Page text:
Aaron Morton
Freelance Developer
@aaronmorton
http://www.thelastpickle.com

On 25/10/2012, at 4:39 AM, "Hiller, Dean" <Dean.Hiller@nrel.gov> wrote:

>> Thanks Zhang. But, this again seems a little strange thing to do, since
>> one
>> (say R2) of the 2 close replicas (say R1,R2) might be down, resulting in a
>> read failure while there are still enough number of replicas (R1 and R3)
>> live to satisfy a read.
> 
> 
> He means in the case where all 3 nodes are liveŠ.if a node is down,
> naturally it redirects to the other node and still succeeds because it
> found 2 nodes even with one node down(feel free to test this live though
> !!!!!)
> 
>> 
>> Thanks for the example Dean. This definitely clears things up when you
>> have
>> an overlap between the read and the write, and one comes after the other.
>> I'm still missing, how read repairs behave. Just extending your example
>> for
>> the following case:
>> 
>> 1. node1 = val1 node2 = val1 node3 = val1
>> 
>> 2. You do a write operation (W1) with quorom of val=2
>> node1 = val1 node2 = val2 node3 = val1  (write val2 is not complete yet)
>> 
>> 3. Now with a read (R1) from node1 and node2, a read repair will be
>> initiated that needs to write val2 on node 1.
>> node1 = val1; node2 = val2; node3 = val1  (read repair val2 is not
>> complete
>> yet)
>> 
>> 4. Say, in the meanwhile node 1 receives a write val 4; Read repair for R1
>> now arrives at node 1 but sees a newer value val4.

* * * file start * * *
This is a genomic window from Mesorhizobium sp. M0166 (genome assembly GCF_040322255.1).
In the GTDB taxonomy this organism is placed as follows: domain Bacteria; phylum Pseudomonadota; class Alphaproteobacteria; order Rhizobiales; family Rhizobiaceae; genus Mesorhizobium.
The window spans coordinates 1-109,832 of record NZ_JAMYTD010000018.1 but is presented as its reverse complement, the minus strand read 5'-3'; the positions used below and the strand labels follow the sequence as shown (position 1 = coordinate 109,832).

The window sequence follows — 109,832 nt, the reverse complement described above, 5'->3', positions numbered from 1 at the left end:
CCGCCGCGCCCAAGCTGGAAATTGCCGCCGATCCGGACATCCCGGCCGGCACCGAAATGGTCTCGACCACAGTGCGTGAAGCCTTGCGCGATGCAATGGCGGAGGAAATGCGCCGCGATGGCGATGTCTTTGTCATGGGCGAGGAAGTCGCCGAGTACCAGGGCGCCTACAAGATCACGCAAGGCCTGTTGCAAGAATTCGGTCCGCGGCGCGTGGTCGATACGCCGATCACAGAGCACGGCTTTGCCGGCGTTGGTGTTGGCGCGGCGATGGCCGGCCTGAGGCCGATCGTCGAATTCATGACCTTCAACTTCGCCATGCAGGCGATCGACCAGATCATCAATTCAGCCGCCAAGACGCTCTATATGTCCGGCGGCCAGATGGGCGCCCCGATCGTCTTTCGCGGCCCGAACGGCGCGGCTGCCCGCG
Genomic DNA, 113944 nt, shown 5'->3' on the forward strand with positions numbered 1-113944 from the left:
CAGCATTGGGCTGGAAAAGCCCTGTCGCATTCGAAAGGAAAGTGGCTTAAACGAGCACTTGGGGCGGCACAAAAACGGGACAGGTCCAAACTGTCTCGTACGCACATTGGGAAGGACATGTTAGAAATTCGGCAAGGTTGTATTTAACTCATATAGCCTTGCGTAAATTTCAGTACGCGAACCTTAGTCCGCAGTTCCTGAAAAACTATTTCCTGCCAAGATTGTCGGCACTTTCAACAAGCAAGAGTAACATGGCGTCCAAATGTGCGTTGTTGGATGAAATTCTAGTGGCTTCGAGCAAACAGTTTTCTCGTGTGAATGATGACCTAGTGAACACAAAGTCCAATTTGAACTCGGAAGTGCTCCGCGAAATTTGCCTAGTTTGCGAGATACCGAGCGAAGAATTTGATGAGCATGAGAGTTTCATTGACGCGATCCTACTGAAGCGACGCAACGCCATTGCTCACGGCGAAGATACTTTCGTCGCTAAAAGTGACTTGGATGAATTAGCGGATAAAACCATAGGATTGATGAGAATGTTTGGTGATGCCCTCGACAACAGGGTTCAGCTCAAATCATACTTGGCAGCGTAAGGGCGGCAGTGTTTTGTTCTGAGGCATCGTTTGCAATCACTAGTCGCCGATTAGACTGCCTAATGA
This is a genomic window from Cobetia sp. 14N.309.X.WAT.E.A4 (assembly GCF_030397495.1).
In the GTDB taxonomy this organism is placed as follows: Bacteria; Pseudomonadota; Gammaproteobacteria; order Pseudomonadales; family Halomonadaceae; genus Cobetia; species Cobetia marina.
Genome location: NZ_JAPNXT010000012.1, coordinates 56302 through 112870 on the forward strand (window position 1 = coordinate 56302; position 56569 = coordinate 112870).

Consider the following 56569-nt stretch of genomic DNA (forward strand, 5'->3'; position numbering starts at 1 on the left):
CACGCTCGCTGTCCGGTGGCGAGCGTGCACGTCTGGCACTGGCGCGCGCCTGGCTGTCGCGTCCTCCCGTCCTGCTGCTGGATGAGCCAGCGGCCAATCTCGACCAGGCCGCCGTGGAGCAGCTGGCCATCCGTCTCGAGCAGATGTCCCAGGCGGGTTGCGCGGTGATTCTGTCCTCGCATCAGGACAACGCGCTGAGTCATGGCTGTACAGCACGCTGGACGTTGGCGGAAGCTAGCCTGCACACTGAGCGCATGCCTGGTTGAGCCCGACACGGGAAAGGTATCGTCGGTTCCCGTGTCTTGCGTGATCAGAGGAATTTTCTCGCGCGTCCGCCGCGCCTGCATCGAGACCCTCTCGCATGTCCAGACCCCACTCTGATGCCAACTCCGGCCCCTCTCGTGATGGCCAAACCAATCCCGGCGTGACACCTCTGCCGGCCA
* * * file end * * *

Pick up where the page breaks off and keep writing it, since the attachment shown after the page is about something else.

>> node1 = val4; node2 = val2; node3 = val1  (write val4 is not complete,
>> read
>> repair val2 not complete)
>> 
>> In this case, for read R1, the value val2 does not have a quorum. Would
>> read
>> R1 return val2 or val4 ?
> 
>> 
> At this point as Manu suggests, you need to look at the code but most
> likely what happens is they lock that row, receive the write in memory(ie.
> Not losing it) and return to client, caching it so as soon as read-repair
> is over, it will write that next value.  Ie. Your client would receive
> val2 and val4 would be the value in the database right after you received
> val2.  Ie. When a client interacts with cassandra and you have tons of
> writes to a row, val1, val2, val3, val4 in a short time period, just like
> a normal database, your client may get one of those 4 values depending on
> here the read gets inserted in the order of the writesŠsame as a normal
> RDBMS.  The only thing you don't have is the atomic nature with other rows.
> 
> NOTICE: they would not have to cache val4 very long, and if a newer write
> came in, they would just replace it with that newer val and cache that one
> instead so it would not be a queueŠbut this is all just a guessŠread the
> code if you really want to know.
> 
>> 
>> 
>> Zhang, Manu wrote
>>> And we don't send read request to all of the three replicas (R1, R2, R3)
>>> if CL=QUOROM; just 2 of them depending on proximity
>> 
>> 
>> 
>> 
>> 
>> --
>> View this message in context:
>> http://cassandra-user-incubator-apache-org.3065146.n2.nabble.com/What-does
>> -ReadRepair-exactly-do-tp7583261p7583372.html
>> Sent from the cassandra-user@incubator.apache.org mailing list archive at
>> Nabble.com.
>